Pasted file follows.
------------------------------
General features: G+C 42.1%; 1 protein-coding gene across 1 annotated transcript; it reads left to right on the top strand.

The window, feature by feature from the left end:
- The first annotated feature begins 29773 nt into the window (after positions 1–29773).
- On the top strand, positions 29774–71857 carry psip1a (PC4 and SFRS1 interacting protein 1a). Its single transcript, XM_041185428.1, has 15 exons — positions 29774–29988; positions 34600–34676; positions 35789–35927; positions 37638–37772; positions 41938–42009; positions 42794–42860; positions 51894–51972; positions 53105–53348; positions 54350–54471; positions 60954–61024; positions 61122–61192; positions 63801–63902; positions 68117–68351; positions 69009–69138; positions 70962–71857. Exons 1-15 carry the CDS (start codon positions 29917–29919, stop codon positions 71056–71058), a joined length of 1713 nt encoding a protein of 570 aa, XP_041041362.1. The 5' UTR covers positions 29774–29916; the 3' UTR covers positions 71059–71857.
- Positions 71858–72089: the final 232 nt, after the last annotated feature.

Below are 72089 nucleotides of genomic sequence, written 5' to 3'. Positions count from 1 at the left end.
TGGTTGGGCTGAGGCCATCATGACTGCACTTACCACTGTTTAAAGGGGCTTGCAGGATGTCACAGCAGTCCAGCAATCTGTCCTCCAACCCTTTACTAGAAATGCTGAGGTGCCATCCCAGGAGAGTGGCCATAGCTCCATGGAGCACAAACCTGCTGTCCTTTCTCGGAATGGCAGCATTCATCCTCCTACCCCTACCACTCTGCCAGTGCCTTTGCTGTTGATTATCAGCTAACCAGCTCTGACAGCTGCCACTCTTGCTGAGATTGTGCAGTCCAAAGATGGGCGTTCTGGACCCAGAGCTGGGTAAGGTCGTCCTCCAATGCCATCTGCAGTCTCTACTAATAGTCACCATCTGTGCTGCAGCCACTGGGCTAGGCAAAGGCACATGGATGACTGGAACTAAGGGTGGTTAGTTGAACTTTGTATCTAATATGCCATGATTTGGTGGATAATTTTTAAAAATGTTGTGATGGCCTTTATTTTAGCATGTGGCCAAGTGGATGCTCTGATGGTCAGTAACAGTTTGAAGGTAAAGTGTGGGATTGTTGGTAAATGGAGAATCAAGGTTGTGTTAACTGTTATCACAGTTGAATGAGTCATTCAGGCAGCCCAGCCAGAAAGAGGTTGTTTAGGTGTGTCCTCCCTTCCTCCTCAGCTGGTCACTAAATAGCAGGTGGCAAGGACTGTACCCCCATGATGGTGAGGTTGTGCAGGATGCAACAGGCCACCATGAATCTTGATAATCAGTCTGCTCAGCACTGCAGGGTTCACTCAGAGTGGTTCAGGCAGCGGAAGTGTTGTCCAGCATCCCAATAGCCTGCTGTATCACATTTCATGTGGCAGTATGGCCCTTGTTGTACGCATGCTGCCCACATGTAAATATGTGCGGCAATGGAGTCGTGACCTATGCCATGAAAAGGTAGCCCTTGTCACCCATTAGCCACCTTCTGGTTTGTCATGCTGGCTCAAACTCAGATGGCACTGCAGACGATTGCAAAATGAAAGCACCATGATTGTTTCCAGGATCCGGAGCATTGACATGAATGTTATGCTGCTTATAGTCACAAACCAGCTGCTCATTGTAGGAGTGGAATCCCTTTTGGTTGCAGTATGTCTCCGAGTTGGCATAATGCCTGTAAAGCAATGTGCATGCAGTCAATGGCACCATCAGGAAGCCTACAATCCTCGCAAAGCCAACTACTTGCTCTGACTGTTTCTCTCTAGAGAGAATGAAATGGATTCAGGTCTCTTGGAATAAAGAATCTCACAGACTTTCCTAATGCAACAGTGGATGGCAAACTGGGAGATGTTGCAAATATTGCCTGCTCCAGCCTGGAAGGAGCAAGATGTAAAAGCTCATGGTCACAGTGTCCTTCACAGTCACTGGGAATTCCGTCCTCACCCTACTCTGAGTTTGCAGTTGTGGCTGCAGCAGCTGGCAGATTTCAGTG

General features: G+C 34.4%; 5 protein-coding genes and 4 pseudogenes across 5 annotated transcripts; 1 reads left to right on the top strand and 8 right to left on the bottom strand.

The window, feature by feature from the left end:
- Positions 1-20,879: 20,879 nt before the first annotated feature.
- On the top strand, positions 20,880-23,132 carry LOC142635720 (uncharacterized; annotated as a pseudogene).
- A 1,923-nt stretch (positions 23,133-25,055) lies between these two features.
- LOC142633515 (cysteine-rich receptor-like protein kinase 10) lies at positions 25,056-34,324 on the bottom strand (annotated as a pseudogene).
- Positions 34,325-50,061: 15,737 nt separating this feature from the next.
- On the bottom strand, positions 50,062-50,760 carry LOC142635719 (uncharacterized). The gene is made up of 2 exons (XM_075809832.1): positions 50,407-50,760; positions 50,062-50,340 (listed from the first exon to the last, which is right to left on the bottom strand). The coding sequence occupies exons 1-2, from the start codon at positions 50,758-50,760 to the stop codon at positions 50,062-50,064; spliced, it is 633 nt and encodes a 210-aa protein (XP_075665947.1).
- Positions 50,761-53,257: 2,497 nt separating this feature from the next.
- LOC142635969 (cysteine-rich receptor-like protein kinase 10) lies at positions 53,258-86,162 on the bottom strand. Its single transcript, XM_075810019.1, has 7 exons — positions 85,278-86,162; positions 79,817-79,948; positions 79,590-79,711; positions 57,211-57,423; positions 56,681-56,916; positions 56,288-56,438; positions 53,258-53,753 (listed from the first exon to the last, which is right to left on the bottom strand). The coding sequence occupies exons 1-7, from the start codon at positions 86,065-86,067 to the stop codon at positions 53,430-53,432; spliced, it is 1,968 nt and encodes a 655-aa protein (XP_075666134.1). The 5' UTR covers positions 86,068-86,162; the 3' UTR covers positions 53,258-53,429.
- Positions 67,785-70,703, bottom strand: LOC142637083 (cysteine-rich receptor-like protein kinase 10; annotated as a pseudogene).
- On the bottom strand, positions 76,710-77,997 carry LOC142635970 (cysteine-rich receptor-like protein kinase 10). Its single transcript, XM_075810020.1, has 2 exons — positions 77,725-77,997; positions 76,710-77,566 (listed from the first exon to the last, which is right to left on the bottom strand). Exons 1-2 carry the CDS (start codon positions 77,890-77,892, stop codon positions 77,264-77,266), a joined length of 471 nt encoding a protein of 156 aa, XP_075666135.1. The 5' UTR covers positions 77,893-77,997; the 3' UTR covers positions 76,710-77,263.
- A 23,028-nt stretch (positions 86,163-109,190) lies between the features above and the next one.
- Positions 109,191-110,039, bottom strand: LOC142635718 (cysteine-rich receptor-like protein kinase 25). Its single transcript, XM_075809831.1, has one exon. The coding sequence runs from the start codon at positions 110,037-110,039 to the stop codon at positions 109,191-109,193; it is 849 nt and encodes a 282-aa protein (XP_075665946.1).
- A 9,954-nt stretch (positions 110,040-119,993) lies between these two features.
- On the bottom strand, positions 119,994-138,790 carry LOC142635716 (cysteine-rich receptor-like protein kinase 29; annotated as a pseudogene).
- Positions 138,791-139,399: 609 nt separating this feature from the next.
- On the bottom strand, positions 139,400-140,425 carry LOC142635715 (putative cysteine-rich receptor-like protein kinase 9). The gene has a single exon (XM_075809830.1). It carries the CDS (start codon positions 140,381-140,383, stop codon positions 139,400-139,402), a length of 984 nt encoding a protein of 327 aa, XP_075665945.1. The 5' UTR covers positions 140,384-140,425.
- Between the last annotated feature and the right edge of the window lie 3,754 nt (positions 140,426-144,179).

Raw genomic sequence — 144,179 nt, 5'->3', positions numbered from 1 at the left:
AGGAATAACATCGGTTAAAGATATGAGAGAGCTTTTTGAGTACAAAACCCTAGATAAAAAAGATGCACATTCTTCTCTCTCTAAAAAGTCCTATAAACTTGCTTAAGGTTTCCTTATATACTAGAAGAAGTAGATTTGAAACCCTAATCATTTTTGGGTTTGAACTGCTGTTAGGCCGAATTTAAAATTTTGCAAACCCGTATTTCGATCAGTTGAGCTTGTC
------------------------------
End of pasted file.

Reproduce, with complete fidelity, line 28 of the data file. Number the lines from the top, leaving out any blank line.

AGGAATAACATCGGTTAAAGATATGAGAGAGCTTTTTGAGTACAAAACCCTAGATAAAAAAGATGCACATTCTTCTCTCTCTAAAAAGTCCTATAAACTTGCTTAAGGTTTCCTTATATACTAGAAGAAGTAGATTTGAAACCCTAATCATTTTTGGGTTTGAACTGCTGTTAGGCCGAATTTAAAATTTTGCAAACCCGTATTTCGATCAGTTGAGCTTGTC